The Amherst College Education Studies Initiative welcomes the fourth speaker of our interdisciplinary series: Crystal Sanders, associate professor of history at Pennsylvania State University. Even after passage of the 1964 Civil Rights Act and the 1965 Voting Rights Act, black Mississippians remained disenfranchised and shut out of many public accommodations. To secure the citizenship rights that civil rights legislation alone could not provide, local people turned to an unlikely source: Project Head Start. Early childhood education in the Magnolia State was about much more than cookies and crayons. The Child Development Group of Mississippi (CDGM), a nonprofit entity that operated 84 Head Start centers in 24 counties in 1965, offered black children quality educational opportunities void of notions of black inferiority. The program also provided black adults with well-paying jobs outside of the local white power structure. This paper demonstrates that preschool education became controversial as Mississippi’s black working-class participants collaborated with the federal government and moved beyond teaching shapes and colors to challenge the state’s racially exploitative social practices, repressive political policies and white supremacist ideology.  

Professor Sanders is an historian of the modern United States with research interests in African American history, Southern history, and the history of Black education. Her scholarly work joins a growing body of literature that moves beyond “the two-dimensional story of oppression and submission” during the Jim Crow era of segregation and black disfranchisement to explore African Americans’ everyday acts of resistance and resiliency throughout the 20th century in efforts to secure the rights and privileges of American citizenship. The University of North Carolina Press published her first book, A Chance for Change: Head Start and Mississippi’s Black Freedom Struggle, in 2016 as part of its John Hope Franklin Series in African American History and Culture.  

Thank you to our co-sponsors: The Lewis-Sebring Family Foundation; Amherst College Careers in Education Professions; the Lucius Root Eastman and Corliss Lamont Lectureship Funds; and the Amherst College Departments of American Studies, Anthropology and Sociology, Black Studies, Economics, English, History, Mathematics and Statistics, and Spanish.

Meaningful Gap Year Opportunities at Quaker Voluntary Service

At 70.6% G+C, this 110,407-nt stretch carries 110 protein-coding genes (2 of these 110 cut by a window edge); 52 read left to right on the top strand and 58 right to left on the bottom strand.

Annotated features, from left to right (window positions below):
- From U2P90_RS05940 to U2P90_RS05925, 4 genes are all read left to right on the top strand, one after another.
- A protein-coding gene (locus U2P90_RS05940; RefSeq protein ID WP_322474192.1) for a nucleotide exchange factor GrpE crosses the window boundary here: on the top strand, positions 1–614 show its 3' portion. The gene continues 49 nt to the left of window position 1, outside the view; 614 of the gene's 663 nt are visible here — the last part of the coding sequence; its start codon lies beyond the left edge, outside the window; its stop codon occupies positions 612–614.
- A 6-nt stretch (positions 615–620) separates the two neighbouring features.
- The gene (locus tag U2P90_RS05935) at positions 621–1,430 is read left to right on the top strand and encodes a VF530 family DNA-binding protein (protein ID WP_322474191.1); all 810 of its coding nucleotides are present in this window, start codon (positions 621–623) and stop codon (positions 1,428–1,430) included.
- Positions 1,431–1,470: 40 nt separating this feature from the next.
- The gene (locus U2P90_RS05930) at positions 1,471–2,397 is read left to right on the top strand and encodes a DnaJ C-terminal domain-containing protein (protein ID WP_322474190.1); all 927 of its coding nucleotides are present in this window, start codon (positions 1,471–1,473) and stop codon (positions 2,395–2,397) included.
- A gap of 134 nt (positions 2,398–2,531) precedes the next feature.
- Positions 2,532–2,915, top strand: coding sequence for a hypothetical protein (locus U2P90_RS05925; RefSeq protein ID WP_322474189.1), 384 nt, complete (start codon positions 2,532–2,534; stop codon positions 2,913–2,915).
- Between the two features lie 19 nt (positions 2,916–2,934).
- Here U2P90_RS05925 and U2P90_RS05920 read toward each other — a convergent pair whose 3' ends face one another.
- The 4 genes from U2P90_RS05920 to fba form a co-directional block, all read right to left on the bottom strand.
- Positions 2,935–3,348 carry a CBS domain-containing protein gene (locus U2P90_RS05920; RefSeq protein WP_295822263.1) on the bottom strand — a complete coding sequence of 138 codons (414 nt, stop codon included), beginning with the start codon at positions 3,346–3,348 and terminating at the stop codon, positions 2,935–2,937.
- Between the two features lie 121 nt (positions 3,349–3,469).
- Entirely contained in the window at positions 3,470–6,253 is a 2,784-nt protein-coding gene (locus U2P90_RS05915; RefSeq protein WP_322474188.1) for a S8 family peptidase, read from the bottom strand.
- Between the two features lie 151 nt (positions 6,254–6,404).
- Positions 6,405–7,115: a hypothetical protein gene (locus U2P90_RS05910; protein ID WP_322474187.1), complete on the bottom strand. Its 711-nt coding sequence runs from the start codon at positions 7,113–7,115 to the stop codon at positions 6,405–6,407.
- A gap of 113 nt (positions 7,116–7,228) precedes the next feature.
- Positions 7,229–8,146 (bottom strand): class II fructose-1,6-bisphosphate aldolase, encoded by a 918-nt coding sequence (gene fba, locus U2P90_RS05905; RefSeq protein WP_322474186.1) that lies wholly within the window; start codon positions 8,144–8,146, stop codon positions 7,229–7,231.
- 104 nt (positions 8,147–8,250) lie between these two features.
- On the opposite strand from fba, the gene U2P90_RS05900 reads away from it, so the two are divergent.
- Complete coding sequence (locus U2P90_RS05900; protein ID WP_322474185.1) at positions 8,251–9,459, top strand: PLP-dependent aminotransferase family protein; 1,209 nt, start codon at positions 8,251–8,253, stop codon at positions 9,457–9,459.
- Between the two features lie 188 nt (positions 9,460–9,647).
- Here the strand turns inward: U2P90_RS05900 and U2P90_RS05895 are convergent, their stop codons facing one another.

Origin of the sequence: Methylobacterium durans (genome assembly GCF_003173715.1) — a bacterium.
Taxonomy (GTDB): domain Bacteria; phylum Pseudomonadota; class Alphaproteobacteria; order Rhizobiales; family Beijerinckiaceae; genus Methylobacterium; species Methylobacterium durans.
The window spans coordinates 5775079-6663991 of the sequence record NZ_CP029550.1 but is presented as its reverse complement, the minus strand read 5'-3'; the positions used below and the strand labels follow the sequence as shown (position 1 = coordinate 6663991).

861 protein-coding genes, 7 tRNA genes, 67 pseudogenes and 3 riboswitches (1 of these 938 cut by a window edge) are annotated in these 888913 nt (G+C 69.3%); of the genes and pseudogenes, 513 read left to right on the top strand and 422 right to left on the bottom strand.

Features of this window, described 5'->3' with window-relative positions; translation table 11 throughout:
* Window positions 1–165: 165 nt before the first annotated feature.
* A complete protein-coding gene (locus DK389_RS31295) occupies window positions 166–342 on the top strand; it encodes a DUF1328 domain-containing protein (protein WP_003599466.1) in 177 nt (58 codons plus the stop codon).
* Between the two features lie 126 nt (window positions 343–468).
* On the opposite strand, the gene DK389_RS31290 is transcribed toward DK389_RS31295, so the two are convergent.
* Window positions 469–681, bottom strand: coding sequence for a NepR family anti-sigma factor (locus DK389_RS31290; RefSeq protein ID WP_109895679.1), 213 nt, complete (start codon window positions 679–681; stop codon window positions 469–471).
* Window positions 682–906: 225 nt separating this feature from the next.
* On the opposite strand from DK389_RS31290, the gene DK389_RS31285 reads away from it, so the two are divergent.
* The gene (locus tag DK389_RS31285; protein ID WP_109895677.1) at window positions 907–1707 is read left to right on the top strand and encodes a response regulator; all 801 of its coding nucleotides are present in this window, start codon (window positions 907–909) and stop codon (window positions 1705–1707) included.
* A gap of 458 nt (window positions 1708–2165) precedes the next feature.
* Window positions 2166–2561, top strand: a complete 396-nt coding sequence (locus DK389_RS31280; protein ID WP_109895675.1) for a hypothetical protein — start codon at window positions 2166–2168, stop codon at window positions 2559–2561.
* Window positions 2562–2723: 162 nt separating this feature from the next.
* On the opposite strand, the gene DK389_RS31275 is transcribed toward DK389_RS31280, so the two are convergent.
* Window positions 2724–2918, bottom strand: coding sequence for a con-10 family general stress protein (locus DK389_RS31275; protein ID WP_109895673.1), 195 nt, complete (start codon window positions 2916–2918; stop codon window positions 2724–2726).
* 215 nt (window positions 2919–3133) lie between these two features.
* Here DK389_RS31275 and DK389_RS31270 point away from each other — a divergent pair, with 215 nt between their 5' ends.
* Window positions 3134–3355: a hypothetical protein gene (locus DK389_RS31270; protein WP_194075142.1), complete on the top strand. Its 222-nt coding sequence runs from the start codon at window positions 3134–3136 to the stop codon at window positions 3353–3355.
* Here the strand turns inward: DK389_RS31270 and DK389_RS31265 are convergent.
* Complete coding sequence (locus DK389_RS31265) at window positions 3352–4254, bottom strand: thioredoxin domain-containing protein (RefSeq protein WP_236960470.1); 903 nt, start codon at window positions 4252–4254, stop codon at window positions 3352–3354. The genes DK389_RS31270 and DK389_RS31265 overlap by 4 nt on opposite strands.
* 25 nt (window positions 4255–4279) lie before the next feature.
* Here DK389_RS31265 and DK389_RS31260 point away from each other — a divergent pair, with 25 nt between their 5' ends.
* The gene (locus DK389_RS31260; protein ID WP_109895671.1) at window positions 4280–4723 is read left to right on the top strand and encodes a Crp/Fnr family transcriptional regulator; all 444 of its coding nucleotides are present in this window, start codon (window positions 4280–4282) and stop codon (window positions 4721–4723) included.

Seeking a meaningful gap year opportunity? Quaker Voluntary Service (QVS) is an 11-month experiment, living at the intersection of transformational spirituality and activism. Participants work full-time in professional positions at community-based organizations addressing a wide range of issues, while living in a cooperative house and being mentored by local Quakers. Fellows receive housing, transportation, food, support for health and wellness (including access to health insurance, if needed) and a small stipend, while engaging in workshops and retreats that allow for continuing education in social justice, faith and community building topics.

QVS is a national organization based in the Quaker faith tradition and modeled on other faith-based volunteer programs, such as Lutheran Volunteer Corps, Mission Year and Jesuit Volunteer Corps. The purpose of QVS is to provide opportunities for recent graduates to spend a year living in an intentional community with other young adults and to directly serve marginalized people through full-time volunteer positions with nonprofit agencies, actively seeking to transform unjust social structures. QVS currently has houses of service in Atlanta, Boston, Philadelphia, Portland and will be opening its fifth house this fall in Minneapolis.

In advance of its upcoming March 15 application deadline, QVS recruiting coordinator Zenaida Peterson will be on campus to explain the program's structure, what her own service year was like and how interested students can apply to participate.

planetary nebula

Cosmos and "Cosmos"

Interested in learning more about the Astronomy major? Come join us for an evening of Cosmos! The purpose of this informal get-together is to give students an opportunity to learn more about the major and to meet other majors/prospective majors. Desserts, coffee and virgin cosmopolitans will be served, and we will end the evening by screening a portion of the old (Carl Sagan) and new (Neil deGrasse Tyson) versions of the Cosmos television series for those who are interested. Please feel free to drop in for just the first portion of the event or to stay through the final "which is better?" vote!

Hosted by the Physics and Astronomy Department.

WGC Logo

Women's and Gender Center Late Night Study Hours

Join us for study hours every Wednesday from 10 p.m. to midnight in the Women's and Gender Center, Keefe 211! There will be donuts from Glazed!

Ongoing Events

Adventures in Photography Exhibition

During January interterm nine students from Amherst, UMass, Smith, and Mount Holyoke participated in “Adventures in Photography,” an interterm course taught by Joshua Baum and Takudzwa Tapfuma. Over the five-day course, students learned fundamental techniques of digital photography: manual exposure, composition, lighting, and post-production. The class ventured into the field for hands-on excursions to the New England Peace Pagoda, Montague Bookmill and downtown Northampton. The images in this exhibit are a selection of work created during the class.

Thank you to the Department of Art and the History of Art, and the Center for Community Engagement for sponsoring the course, and to Valentine Dining Hall for hosting this exhibition.